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There has been a spate of recent exhibitions identifying and reflecting upon a turn in photographic practice: a turn toward the materiality of the photograph and the full embrace of its unique processes of “capture.” These exhibitions, and the catalogue texts that supplement them, often seize on the notion of photography’s essence as indexical. Photography’s material structure and process of image making are said to be determined by their causal relationship to the world. Their indexical trace of this world, rather than the iconic depiction of it, determines photography’s unique contribution to representation. And those practices that reflect on this condition are said to raise the standing and the stakes of photography and representation alike.
Geoffrey Batchen’s catalogue Emanations: The Art of the Cameraless Photograph (published in conjunction with the exhibition of the same name at Govett-Brewster Art Gallery and Len Lye Centre in New Plymouth, New Zealand) similarly celebrates practices said to embrace photography’s indexicality. As the title suggests, its more specific focus is the vernacular, scientific, and avant-garde art practices (historical and contemporary) that utilize photographic process without the use of a camera.
The catalogue’s introductory essay lays out Batchen’s investment in these practices. From the very outset Batchen is quick to distance photography from the documentary and realist associations that have dominated its reception. For Batchen, photography’s fundamental operation is “the reaction of a given surface to the absence or presence of light” where no semblance with subject is guaranteed (5). But where photography is able to be distanced from realism, cameraless photography, freed from the “mediating” device of the apparatus, is even more closely allied with the real. Where cameraless photographs are especially valuable is insofar as they are self-reflexive. Apparatus-less photographs, Batchen insists, point to themselves, offering a “searing index of [their] own operation” (5).
Here Batchen’s project is allied to the project of James Elkins in What Photography Is (New York: Routledge, 2011). In his discussion of the cameraless photograph’s value at large, Batchen similarly stresses the importance of photographic images that are “to be looked at rather than through” (5). In Batchen’s words, cameraless photographs “emanate their subjects” rather than recording them, and this is their point of interest for anyone interested in photography and its histories. Such photographs, says Batchen, are “made, not taken.” In the sense of illuminating their subject and the essence of photography, they “emit their own light” (5).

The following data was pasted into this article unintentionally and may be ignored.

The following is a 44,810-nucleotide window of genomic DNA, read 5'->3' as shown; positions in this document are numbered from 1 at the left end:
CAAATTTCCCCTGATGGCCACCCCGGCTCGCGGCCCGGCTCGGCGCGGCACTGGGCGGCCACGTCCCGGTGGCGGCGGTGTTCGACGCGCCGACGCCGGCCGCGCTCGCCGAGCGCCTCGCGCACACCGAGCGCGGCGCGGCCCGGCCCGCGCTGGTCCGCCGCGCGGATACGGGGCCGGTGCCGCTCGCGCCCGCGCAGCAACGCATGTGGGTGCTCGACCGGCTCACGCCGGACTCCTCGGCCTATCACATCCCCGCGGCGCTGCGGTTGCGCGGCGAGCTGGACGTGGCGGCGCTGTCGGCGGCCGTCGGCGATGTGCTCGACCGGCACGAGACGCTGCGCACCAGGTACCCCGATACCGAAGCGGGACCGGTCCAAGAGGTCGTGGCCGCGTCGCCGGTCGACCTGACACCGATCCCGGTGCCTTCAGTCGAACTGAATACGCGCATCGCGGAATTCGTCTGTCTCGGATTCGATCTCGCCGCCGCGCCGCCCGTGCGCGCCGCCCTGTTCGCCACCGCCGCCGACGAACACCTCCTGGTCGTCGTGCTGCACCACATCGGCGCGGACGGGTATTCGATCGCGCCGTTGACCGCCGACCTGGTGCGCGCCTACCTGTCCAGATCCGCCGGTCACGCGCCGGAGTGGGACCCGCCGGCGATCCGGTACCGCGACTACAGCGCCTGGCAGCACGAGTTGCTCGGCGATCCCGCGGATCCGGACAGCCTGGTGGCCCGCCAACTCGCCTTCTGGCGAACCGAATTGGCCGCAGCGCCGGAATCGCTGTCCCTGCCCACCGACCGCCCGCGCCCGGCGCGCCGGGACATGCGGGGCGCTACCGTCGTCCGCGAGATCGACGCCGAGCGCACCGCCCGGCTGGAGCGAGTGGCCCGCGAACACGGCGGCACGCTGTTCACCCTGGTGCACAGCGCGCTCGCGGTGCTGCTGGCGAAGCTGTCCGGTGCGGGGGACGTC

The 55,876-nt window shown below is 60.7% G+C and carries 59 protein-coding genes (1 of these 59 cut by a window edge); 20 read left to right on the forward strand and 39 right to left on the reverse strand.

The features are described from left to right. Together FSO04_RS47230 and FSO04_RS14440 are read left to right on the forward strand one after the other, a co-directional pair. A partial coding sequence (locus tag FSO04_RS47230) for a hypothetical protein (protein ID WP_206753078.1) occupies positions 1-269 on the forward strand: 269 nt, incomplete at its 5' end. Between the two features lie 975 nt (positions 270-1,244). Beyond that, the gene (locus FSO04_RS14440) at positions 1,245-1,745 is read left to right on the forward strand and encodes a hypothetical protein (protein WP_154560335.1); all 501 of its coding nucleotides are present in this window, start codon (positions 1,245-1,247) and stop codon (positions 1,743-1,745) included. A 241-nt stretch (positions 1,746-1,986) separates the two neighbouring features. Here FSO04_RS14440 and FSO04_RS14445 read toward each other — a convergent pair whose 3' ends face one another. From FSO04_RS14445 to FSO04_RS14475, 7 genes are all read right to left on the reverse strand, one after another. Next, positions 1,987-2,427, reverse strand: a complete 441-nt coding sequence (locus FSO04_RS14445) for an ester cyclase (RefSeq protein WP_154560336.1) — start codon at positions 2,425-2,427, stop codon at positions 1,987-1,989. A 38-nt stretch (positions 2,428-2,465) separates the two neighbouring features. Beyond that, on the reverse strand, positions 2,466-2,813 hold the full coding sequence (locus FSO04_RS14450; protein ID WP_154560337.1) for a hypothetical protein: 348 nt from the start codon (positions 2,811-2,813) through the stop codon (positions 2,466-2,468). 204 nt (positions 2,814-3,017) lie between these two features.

What Batchen proposes here is an as-of-yet-unwritten counter-history of photography; one in which cameraless photos, which were once viewed as supplemental to photographic practice, now emerge as essential and central to it. Cameraless photographic practices, Batchen insists, have been the victims of a camera-centered prejudice, much neglected in historical narratives of photography. Citing Szarkowski’s claims that “the camera is central to our understanding of photography” and that cameraless photos are “outside the context of photography’s fundamental agenda,” Batchen seizes on the opportunity to reappraise those practices that individuals such as Szarkowski would and have ignored (5). Batchen’s intended project is a more comprehensive history of photography, presumably one that places this “outside of” photography firmly within it.
In some ways the book demonstrates the precariousness of this pursuit. To make a claim for the marginality and concurrent centrality of cameraless photography is no easy task. The project must be broad in historical scope—“origins . . . repeated to infinity, with no definitive beginning (and as of yet no end either)” (8)—and it must cross geographical boundaries and disciplines with dexterity (placing amateurs, crafters, scientists, and spiritualists alongside those from the established photographic canon, and internationalizing all). And while the assertion of photography’s material and causal essence as a basis for this revision is not without precedent, the book’s collection of, and engagement with, the diversity and almost limitless potential of practices garnered by this approach certainly is.